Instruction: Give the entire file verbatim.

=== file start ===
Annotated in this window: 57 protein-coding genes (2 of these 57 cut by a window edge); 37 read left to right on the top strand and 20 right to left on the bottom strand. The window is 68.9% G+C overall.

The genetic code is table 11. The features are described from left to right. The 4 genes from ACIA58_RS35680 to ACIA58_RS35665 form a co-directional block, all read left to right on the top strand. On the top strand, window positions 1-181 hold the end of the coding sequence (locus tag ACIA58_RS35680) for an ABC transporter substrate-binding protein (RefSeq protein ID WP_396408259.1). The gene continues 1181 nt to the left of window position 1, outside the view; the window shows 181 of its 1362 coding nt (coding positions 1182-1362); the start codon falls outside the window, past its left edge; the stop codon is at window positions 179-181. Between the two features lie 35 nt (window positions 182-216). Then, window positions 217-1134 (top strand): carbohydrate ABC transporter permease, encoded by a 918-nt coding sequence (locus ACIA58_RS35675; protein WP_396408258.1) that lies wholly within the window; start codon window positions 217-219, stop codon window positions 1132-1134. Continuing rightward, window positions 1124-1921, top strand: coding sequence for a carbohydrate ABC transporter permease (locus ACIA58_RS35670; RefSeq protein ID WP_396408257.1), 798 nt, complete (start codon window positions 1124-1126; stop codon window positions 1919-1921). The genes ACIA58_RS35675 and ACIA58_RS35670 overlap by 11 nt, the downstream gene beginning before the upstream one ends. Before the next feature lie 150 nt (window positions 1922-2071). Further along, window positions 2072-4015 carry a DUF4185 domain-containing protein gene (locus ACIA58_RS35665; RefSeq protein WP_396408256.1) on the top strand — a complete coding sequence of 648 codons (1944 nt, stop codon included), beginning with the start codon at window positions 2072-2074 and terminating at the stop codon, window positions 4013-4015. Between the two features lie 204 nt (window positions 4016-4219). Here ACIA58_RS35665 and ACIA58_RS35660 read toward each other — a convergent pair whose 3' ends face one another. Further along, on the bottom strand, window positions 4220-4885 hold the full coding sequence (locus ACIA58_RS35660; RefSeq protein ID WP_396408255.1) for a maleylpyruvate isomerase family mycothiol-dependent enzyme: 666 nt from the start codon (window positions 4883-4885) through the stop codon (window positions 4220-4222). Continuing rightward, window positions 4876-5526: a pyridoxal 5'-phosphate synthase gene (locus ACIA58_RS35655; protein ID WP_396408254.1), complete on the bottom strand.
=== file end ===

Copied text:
Annotated in this window: 57 protein-coding genes (2 of these 57 cut by a window edge); 37 read left to right on the top strand and 20 right to left on the bottom strand. The window is 68.9% G+C overall.

The genetic code is table 11. The features are described from left to right. The 4 genes from ACIA58_RS35680 to ACIA58_RS35665 form a co-directional block, all read left to right on the top strand. On the top strand, window positions 1-181 hold the end of the coding sequence (locus tag ACIA58_RS35680) for an ABC transporter substrate-binding protein (RefSeq protein ID WP_396408259.1). The gene continues 1181 nt to the left of window position 1, outside the view; the window shows 181 of its 1362 coding nt (coding positions 1182-1362); the start codon falls outside the window, past its left edge; the stop codon is at window positions 179-181. Between the two features lie 35 nt (window positions 182-216). Then, window positions 217-1134 (top strand): carbohydrate ABC transporter permease, encoded by a 918-nt coding sequence (locus ACIA58_RS35675; protein WP_396408258.1) that lies wholly within the window; start codon window positions 217-219, stop codon window positions 1132-1134. Continuing rightward, window positions 1124-1921, top strand: coding sequence for a carbohydrate ABC transporter permease (locus ACIA58_RS35670; RefSeq protein ID WP_396408257.1), 798 nt, complete (start codon window positions 1124-1126; stop codon window positions 1919-1921). The genes ACIA58_RS35675 and ACIA58_RS35670 overlap by 11 nt, the downstream gene beginning before the upstream one ends. Before the next feature lie 150 nt (window positions 1922-2071). Further along, window positions 2072-4015 carry a DUF4185 domain-containing protein gene (locus ACIA58_RS35665; RefSeq protein WP_396408256.1) on the top strand — a complete coding sequence of 648 codons (1944 nt, stop codon included), beginning with the start codon at window positions 2072-2074 and terminating at the stop codon, window positions 4013-4015. Between the two features lie 204 nt (window positions 4016-4219). Here ACIA58_RS35665 and ACIA58_RS35660 read toward each other — a convergent pair whose 3' ends face one another. Further along, on the bottom strand, window positions 4220-4885 hold the full coding sequence (locus ACIA58_RS35660; RefSeq protein ID WP_396408255.1) for a maleylpyruvate isomerase family mycothiol-dependent enzyme: 666 nt from the start codon (window positions 4883-4885) through the stop codon (window positions 4220-4222). Continuing rightward, window positions 4876-5526: a pyridoxal 5'-phosphate synthase gene (locus ACIA58_RS35655; protein ID WP_396408254.1), complete on the bottom strand.